Break Every Chain: How Black Plaintiffs in the South Sought Justice

Max Krupnick in Harvard Magazine: MOST AMERICAN SCHOOLCHILDREN learn about one Southern bus ride—on December 1, 1955, in Montgomery, Alabama, when Rosa Parks declined to cede her seat in the white section to a white man. Her refusal and ensuing arrest sparked the yearlong Montgomery bus boycott and catalyzed the civil rights movement. But few people know about another Southern bus ride. Two decades earlier in Jackson, Mississippi, a six-months-pregnant woman named Jessie Lee Garner boarded a bus and took the last seat in the colored section. A few stops later, a white man got on the bus and, seeing all the white seats taken, demanded Garner give up her spot. Though it was illegal for the man to enter the colored section, Garner said she told him she “was heavy with child” and would give him the seat in two blocks when she got off. Unprompted, the man punched Garner in the face twice, knocking her to the ground. Her dental work fell out, her eyes swelled, and her unborn child died.

Myisha Eatmon

Reading Garner’s story in the Mississippi state archives, Myisha Eatmon sobbed. Following the assault, Garner sued the company that operated Jackson’s buses. She and her attorney argued that the bus had not been sufficiently segregated—a sign separated the two sections rather than a physical partition, which state law required. An all-white jury awarded her $1,000 (about $22,000 today) to cover her “medical services, to pay nurses, [and] to pay servants to do her ordinary work,” and because she “suffered great pain and mental anguish.”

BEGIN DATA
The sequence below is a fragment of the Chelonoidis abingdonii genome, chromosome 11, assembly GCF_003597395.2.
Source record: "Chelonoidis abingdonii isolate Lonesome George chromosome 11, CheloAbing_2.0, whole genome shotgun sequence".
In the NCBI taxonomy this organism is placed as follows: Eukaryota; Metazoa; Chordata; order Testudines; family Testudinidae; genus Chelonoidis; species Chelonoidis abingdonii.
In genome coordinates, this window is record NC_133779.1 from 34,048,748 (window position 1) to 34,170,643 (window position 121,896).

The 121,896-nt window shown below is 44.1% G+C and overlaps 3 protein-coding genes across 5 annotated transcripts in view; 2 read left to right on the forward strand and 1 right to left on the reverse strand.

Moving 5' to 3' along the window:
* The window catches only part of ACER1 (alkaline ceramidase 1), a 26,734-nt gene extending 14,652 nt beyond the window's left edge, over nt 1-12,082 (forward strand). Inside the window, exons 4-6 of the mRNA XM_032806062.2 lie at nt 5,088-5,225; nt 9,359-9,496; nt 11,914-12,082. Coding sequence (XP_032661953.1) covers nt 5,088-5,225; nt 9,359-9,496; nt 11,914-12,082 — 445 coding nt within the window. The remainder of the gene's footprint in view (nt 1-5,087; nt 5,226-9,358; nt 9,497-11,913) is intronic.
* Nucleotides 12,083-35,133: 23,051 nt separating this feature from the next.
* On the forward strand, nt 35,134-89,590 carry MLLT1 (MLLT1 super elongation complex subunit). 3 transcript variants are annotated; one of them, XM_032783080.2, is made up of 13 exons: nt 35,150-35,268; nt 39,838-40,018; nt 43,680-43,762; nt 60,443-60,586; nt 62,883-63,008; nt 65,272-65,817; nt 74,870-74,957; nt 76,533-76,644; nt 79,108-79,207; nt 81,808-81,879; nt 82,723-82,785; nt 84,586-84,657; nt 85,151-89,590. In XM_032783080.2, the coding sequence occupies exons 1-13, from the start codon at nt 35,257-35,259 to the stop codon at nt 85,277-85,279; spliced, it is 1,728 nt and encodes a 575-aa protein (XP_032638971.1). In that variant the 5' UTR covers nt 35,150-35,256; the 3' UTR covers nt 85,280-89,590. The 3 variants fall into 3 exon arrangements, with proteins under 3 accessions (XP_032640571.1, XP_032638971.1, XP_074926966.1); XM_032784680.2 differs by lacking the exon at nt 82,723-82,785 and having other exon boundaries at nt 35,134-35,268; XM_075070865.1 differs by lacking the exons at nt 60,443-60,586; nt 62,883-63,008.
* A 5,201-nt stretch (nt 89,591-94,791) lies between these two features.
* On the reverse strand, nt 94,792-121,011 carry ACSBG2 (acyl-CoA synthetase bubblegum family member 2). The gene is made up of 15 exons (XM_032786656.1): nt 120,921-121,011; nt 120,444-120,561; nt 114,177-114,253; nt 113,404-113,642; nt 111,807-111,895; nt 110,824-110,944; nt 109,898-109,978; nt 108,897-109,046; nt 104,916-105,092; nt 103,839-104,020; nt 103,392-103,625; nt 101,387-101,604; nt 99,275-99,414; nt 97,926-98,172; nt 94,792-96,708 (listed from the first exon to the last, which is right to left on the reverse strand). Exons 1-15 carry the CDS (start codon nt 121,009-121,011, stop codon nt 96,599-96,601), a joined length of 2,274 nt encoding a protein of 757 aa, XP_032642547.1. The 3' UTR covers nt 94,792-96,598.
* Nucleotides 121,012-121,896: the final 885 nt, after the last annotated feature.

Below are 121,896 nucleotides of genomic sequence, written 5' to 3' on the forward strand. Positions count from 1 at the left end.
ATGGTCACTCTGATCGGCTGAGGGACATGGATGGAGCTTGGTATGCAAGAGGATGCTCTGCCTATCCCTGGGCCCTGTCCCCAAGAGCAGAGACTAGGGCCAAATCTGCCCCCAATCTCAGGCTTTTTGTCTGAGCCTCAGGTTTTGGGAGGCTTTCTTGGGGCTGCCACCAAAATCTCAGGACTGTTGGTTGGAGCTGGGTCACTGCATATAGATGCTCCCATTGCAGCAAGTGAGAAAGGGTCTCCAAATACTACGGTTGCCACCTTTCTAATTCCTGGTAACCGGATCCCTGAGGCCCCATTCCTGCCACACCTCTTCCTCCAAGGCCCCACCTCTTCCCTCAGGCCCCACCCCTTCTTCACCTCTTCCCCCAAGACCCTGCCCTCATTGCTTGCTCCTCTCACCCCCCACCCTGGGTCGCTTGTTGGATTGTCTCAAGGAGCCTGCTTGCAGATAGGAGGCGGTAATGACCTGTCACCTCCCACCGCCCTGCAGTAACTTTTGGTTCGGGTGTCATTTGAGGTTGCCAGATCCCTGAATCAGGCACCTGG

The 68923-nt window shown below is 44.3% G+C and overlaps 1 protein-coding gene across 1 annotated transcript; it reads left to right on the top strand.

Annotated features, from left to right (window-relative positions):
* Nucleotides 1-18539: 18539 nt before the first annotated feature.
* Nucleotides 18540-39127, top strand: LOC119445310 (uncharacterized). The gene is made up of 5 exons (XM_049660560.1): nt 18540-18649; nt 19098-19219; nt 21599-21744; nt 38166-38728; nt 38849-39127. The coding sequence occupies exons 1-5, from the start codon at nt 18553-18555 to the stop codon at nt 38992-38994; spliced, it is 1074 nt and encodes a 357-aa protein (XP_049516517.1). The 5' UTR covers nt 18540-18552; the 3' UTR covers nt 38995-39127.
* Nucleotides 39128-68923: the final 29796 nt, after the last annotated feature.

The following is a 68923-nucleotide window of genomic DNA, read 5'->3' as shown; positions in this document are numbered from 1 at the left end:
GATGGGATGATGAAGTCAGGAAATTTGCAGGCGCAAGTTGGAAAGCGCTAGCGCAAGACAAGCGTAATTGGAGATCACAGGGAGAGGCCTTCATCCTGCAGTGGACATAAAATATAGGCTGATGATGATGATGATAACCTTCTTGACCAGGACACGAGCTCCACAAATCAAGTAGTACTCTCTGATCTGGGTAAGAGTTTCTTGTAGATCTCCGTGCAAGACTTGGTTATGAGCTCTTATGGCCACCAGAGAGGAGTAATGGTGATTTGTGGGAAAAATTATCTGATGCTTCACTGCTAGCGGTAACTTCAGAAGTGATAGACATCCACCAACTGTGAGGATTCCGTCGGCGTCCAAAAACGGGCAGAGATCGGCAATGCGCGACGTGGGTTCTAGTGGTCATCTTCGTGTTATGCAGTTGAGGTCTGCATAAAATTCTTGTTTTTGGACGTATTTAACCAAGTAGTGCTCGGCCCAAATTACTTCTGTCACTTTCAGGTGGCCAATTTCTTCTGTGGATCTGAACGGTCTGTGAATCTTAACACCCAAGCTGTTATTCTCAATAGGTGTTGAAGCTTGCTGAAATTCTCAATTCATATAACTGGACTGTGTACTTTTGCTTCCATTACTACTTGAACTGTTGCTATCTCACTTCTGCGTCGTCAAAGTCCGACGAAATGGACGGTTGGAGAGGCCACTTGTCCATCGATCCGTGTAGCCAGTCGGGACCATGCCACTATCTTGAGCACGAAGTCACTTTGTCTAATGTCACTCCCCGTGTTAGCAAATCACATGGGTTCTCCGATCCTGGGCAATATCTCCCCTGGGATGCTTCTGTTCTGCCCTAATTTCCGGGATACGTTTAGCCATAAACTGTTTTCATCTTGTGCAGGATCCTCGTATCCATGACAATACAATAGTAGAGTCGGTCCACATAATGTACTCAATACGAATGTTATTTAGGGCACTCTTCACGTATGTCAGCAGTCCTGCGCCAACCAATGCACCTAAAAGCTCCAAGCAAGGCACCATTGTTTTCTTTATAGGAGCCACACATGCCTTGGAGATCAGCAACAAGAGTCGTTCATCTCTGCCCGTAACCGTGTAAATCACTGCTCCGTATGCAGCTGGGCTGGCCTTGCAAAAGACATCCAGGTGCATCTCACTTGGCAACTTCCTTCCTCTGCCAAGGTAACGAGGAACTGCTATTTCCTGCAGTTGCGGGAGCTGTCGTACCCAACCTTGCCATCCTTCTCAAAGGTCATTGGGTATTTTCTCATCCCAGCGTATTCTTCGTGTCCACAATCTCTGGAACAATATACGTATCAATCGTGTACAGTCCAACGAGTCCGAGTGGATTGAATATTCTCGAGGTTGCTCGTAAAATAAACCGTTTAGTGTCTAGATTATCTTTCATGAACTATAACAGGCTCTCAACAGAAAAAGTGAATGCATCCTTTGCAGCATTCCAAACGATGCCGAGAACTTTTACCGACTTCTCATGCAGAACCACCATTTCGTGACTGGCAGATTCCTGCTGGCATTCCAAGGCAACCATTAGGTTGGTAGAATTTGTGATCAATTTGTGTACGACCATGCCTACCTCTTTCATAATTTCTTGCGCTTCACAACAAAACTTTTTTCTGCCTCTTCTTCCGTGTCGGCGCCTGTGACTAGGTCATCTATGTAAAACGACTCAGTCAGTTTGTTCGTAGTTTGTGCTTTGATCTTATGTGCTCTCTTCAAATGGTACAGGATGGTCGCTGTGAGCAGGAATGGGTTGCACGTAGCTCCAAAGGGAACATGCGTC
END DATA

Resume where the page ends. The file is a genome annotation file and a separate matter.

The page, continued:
Eatmon, assistant professor of African and African American studies and of history, understood that a black woman suing after an attack defies the common perception of the Jim Crow South. She wanted to know more: Why did Garner press charges in civil rather than criminal court? How did she find out that she could sue, despite having no legal education? More broadly, were other African Americans suing to get redress for white violence? Eatmon’s research is part of the continuing excavation of how African Americans exercised agency during a legal and social regime designed to oppress them. (See the related features, “Fugitive Pedagogy,” March-April 2022, on black schooling, and “Both Sides Now,” January-February 2022, on the civil rights movement.)

In the Jim Crow South, legal and social systems prevented black people from protecting their rights in court. But Eatmon uncovered some black lawsuits that tell a different story. In 200 cases that she examined—a small slice of all black-initiated litigation—African Americans asserted their rights to exist free of white violence. Eatmon’s work, says professor of African and African American studies Jesse McCarthy, could “change how we understand the civil rights movement, which is so famously reliant on legal cases.” To find this hidden history of black agency, Eatmon mined previously understudied sources. More here.